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The Relationship of E-Learner Satisfaction, E-Learning Self-Efficacy and Perceived Usefulness

, Alliant International University, United States

E-Learn: World Conference on E-Learning in Corporate, Government, Healthcare, and Higher Education, in Honolulu, Hawaii, USA ISBN 978-1-880094-60-0 Publisher: Association for the Advancement of Computing in Education (AACE), San Diego, CA


The attraction of utilizing technology to deliver knowledge is due to the immediate benefits associated with it. It is fast, cheap, and it gets the job done. Today, implementing e-learning is common practice in public and private sectors, but questions continue to emerge within the literature. “How do we determine the success of online learning?” Do we evaluate e-learning the same as traditional learning? Despite the amount of money invested in e-learning, organizations have not met the supposed economic gains. Consequently, continued research is needed to identify accurate evaluation measures for e-learning programs. The purpose of this study is to explore online learning theoretically and to identify key factors (e-learner satisfaction, perceived usefulness, and e-learning self-efficacy) that will enhance its effectiveness. Specifically, the research will explore the relationship of e-learner satisfaction, e-learning self-efficacy, and perceived usefulness. This paper presents results of a pilot survey administered to government employees who completed online mandatory courses.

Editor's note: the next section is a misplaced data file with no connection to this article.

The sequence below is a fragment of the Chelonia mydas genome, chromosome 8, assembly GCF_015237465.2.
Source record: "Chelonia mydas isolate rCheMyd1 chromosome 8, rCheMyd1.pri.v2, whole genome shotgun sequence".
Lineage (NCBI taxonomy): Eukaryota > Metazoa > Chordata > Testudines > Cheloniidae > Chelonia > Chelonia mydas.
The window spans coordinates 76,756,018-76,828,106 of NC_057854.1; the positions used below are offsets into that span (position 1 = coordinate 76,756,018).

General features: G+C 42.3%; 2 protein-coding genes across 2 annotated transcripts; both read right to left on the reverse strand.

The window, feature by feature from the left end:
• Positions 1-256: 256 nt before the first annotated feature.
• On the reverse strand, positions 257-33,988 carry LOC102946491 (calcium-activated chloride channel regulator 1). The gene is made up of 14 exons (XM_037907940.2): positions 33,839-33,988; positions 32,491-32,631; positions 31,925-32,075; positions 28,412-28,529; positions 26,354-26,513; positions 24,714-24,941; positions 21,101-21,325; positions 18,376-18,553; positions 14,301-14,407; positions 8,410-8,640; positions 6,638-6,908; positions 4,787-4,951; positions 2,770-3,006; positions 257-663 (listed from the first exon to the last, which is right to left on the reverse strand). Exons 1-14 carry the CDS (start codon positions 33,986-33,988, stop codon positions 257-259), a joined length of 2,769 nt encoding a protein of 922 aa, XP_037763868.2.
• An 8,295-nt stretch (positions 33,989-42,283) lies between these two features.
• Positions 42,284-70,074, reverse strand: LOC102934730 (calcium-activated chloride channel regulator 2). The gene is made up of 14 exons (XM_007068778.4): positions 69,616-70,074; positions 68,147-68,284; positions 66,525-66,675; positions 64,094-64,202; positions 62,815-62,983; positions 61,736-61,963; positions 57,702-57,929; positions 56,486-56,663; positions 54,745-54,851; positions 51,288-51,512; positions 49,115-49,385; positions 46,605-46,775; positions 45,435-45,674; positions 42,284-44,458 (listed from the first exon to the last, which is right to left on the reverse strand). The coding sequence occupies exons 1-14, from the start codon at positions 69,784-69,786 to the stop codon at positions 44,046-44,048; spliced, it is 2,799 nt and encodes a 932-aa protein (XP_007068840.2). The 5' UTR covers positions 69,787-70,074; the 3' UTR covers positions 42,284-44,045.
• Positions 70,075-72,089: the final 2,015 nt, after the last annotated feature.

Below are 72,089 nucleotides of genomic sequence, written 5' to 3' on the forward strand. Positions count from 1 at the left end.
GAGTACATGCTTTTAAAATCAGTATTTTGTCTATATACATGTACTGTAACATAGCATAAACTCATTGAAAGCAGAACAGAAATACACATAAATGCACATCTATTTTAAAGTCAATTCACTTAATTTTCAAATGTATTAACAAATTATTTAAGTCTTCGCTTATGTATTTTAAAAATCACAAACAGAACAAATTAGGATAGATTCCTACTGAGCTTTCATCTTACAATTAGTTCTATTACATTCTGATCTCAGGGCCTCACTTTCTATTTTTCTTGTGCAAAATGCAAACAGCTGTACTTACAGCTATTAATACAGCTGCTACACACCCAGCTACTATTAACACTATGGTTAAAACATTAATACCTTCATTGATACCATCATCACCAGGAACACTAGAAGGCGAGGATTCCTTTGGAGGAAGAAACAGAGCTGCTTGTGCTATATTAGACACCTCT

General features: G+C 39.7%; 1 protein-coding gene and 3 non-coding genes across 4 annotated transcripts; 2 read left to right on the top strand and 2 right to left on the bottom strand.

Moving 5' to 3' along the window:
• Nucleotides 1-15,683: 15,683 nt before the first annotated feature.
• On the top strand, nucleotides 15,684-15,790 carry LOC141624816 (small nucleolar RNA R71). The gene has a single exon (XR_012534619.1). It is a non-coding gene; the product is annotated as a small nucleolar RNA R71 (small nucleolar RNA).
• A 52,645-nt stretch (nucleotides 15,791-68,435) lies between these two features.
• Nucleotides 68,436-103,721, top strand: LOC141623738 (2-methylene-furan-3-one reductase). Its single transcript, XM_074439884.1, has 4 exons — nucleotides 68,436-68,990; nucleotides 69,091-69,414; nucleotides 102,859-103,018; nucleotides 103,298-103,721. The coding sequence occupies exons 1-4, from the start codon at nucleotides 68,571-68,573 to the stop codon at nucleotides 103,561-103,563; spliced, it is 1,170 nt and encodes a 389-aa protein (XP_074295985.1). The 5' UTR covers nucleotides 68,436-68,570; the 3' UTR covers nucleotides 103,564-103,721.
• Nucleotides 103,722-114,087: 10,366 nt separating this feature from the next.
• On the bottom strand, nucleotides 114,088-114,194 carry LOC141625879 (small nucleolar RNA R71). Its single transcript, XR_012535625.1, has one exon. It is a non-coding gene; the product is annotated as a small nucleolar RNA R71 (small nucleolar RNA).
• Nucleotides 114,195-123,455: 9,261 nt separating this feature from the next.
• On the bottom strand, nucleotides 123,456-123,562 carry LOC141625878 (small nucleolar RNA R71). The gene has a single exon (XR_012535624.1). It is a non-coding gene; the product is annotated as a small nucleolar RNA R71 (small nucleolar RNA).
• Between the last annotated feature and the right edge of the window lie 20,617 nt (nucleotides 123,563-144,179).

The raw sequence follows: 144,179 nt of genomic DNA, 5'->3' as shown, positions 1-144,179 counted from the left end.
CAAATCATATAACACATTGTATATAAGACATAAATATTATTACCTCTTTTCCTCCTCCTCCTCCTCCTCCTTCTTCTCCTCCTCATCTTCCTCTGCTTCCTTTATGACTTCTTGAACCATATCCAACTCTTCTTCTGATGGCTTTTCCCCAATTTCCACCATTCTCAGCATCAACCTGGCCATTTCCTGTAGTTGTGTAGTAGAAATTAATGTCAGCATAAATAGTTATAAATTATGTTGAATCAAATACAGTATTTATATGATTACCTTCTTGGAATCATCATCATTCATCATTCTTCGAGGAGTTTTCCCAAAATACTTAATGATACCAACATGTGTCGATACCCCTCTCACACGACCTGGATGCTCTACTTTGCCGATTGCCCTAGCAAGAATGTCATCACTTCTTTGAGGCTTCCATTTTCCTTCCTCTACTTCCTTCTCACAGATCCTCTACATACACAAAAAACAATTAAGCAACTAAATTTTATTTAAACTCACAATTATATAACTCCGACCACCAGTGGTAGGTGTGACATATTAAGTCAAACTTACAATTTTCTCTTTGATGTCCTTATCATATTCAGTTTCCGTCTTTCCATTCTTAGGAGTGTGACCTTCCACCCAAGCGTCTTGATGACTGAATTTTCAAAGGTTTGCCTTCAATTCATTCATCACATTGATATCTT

Womble, J. (2006). The Relationship of E-Learner Satisfaction, E-Learning Self-Efficacy and Perceived Usefulness. In T. Reeves & S. Yamashita (Eds.), Proceedings of E-Learn 2006--World Conference on E-Learning in Corporate, Government, Healthcare, and Higher Education (pp. 2494-2498). Honolulu, Hawaii, USA: Association for the Advancement of Computing in Education (AACE). Retrieved March 21, 2019 from .


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    EdMedia + Innovate Learning 2008 (Jun 30, 2008) pp. 1484–1493

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